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Auburn Chevrolet-Oldsmobile-Cadillac, Inc. v. Branch

UNITED STATES DISTRICT COURT NORTHERN DISTRICT OF NEW YORK


March 10, 2009

AUBURN CHEVROLET-OLDSMOBILE-CADILLAC, INC., PLAINTIFF,
v.
THELDON R. BRANCH, III, DEFENDANT.

The opinion of the court was delivered by: Hon. Glenn T. Suddaby, United States District Judge

MEMORANDUM DECISION and ORDER

Plaintiff Auburn Chevrolet-Oldsmobile-Cadillac, Inc. ("Plaintiff") commenced this action against its former president and director, Defendant Theldon R. Branch, III ("Defendant"), seeking judgment for (1) breach of fiduciary duty (including misappropriation, diversion and waste of corporate assets), (2) fraud, (3) conversion, (4) money paid by mistake, (5) breach of contract, and (6) unjust enrichment. (Dkt. No. 1, ¶ 1 [Plf.'s Compl.].) Plaintiff is a Delaware Corporation doing business in New York. (Id. at¶ 2.) Defendant is a citizen of Texas. (Dkt. No. 36, Part 4, at 6 [Branch Dep. Tr.].) The amount in controversy in this action exceeds $75,000. (Dkt. No. 1, ¶ 2 [Plf.'s Compl.].) Therefore, jurisdiction in this action is based upon diversity of citizenship.

Currently before the Court is Plaintiff's motion for partial summary judgment in the amount of $189,555.70 on its claim for breach of fiduciary duty. (Dkt. No. 36, Part 8, at 2.)Specifically, Plaintiff seeks judgment regarding (1) a $58,372.10 check that Defendant allegedly misappropriated on July 6, 2004, (2)a $100,000 wire transfer allegedly made to a "Branch Companies Inc." account at Wells Fargo Bank on August 3, 2004, and (3) a $31,183.60 check that Defendant allegedly misappropriated to a Branch Companies account on October 22, 2004. (Dkt. No. 36, Part 8, at 2-8.)*fn1 For the reasons set out below, the Court grants Plaintiff's motion.

I. LEGAL STANDARD GOVERNING MOTIONS FOR SUMMARY JUDGMENT

Under Fed. R. Civ. P. 56, summary judgment is warranted if "the pleadings, depositions, answers to interrogatories, and admissions on file, together with the affidavits, if any, show that there is no genuine issue as to any material fact and that the moving party is entitled to a judgment as a matter of law." Fed. R. Civ. P. 56(c). In determining whether a genuine issue of material fact exists, the Court must resolve all ambiguities and draw all reasonable inferences against the moving party. In addition, "[the moving party] bears the initial responsibility of informing the district court of the basis for its motion, and identifying those portions of the... [record] which it believes demonstrate[s] the absence of any genuine issue of material fact." Celotex v. Catrett, 477 U.S. 317, 323-24 (1986). However, when the moving party has met this initial responsibility, the nonmoving party must come forward with "specific facts showing a genuine issue [of material fact] for trial." Fed. R. Civ. P. 56(e)(2).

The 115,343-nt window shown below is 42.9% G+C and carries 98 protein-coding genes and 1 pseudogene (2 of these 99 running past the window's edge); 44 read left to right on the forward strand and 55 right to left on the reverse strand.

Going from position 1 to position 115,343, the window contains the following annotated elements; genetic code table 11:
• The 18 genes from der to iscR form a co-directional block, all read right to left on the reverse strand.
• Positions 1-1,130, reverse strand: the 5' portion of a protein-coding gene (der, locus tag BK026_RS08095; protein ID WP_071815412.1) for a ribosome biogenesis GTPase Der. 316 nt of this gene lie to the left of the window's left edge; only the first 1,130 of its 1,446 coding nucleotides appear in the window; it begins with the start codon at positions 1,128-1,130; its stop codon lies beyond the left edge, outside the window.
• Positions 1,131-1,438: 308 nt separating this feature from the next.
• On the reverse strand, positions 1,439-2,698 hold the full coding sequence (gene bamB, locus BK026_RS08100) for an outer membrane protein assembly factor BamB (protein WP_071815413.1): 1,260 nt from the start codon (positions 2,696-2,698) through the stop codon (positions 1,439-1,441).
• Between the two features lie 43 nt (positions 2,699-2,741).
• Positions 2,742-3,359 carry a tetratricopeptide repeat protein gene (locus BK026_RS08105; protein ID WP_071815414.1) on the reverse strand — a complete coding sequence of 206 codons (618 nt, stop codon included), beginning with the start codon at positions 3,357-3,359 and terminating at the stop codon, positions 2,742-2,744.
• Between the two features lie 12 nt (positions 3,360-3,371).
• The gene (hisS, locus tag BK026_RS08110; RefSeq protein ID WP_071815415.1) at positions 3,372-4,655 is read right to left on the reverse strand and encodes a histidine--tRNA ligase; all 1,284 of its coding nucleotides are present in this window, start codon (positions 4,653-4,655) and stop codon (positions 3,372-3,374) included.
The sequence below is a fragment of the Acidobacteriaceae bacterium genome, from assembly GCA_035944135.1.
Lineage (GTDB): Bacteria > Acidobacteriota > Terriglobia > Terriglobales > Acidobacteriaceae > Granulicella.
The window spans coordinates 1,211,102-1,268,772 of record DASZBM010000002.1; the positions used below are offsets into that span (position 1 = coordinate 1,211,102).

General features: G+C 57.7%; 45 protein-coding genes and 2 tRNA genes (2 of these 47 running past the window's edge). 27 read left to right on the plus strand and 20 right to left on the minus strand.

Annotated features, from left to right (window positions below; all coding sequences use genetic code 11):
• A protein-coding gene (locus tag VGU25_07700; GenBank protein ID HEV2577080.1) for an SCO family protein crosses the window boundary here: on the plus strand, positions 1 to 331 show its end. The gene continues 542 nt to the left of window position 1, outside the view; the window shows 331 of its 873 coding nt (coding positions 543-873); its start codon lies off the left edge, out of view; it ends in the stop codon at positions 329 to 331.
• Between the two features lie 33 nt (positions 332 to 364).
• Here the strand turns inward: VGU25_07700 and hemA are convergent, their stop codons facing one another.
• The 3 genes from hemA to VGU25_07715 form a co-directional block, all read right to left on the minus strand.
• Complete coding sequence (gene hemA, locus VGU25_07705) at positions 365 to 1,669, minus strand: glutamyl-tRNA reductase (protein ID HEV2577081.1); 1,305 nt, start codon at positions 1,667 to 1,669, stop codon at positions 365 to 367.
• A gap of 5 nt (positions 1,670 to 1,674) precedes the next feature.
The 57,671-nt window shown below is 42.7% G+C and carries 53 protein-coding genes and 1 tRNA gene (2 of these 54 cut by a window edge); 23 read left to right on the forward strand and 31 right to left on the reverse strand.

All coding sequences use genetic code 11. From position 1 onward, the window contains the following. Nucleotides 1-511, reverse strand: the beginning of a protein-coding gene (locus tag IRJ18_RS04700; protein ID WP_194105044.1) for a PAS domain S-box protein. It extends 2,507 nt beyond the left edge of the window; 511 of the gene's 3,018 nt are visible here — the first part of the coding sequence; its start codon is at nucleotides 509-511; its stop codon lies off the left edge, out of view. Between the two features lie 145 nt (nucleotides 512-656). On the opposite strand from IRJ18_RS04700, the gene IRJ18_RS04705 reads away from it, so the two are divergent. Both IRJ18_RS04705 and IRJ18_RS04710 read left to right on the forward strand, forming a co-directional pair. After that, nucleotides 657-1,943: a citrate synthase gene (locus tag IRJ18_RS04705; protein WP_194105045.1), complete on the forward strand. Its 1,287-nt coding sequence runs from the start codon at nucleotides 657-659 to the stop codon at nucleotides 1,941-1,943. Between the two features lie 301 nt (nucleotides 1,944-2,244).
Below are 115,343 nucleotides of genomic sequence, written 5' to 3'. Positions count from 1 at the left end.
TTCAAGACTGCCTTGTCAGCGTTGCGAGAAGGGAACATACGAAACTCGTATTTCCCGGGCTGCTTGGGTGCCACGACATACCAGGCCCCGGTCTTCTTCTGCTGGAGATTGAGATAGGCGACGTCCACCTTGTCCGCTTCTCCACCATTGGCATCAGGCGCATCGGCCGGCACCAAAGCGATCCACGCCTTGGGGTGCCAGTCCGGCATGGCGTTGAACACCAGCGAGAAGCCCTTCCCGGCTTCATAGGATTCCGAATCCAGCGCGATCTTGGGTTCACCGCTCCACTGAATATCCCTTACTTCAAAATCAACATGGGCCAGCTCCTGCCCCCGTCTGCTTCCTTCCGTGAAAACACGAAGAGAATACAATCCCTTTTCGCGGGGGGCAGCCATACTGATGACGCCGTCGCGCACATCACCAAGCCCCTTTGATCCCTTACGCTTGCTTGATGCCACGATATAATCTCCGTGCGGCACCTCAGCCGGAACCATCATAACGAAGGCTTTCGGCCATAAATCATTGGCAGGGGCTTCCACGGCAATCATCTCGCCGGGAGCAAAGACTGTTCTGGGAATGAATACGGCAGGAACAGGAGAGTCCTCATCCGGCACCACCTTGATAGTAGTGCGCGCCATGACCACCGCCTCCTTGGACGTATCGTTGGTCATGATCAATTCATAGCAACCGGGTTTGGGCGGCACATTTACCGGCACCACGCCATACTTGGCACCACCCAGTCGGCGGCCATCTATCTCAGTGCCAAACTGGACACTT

As for the materiality requirement, a dispute of fact is "material" if it "might affect the outcome of the suit under the governing law." Anderson v. Liberty Lobby, Inc., 477 U.S. 242, 248 (1986). "Factual disputes that are irrelevant or unnecessary will not be counted." Anderson, 477 U.S. at 248 [citation omitted].

As for the genuineness requirement, a dispute of fact is "genuine" if "the [record] evidence is such that a reasonable jury could return a verdict for the nonmoving party." Id. As a result, "[c]onclusory allegations, conjecture and speculation... are insufficient to create a genuine issue of fact." Kerzer v. Kingly Mfg., 156 F.3d 396, 400 (2d Cir. 1998) [citation omitted; emphasis added]; see also Fed. R. Civ. P. 56(e)(2).*fn2 Similarly, inadmissible hearsay is insufficient to create a genuine issue of fact, "absent a showing that admissible evidence will be available at trial." Burlington Coat Factory Warehouse Corp. v. Esprit De Corp., 769 F.2d 919, 924 (2d Cir. 1985) [citations omitted]. Moreover, "an affidavit... that, by omission or addition, contradicts the affiant's previous deposition testimony" is insufficient to create a genuine issue of fact. Hayes v. New York City Dept. of Corr., 84 F.3d 614, 619 (2d Cir. 1996) [citations omitted].

Finally, as this Court has previously observed, "It is well established that issues of credibility are almost never to be resolved by a court on a motion for summary judgment." Cruz v. Church, 05-CV-1067, 2008 WL 4891165, at *4 & n.6 (N.D.N.Y. Nov. 10, 2008) (Suddaby, J.) [emphasis in original; collecting cases]. However, "there is a narrow exception to this well-established rule." Cruz, 2008 WL 4891165, at *4 [citation omitted]. In Jeffreys v. City of New York, 426 F.3d 549 (2d Cir. 2005), the Second Circuit explained that this narrow exception is for testimony by a non-movant that possesses the following two characteristics: (1) it constitutes almost the exclusive basis for a disputed issue of fact in the case (or, expressed differently, it is largely unsubstantiated by any other direct evidence); and (2) it is so lacking in credibility (because the testimony is incomplete and/or replete with inconsistencies and improbabilities) that, even after drawing all inferences in the light most favorable to the non-movant, no reasonable jury could find for the non-movant. Cruz, 2008 WL 4891165, at *4 & n.7 [collecting cases]. "Again, it must be remembered that the circumstances giving rise to this exception are rare.'" Id. & n.7 [collecting cases].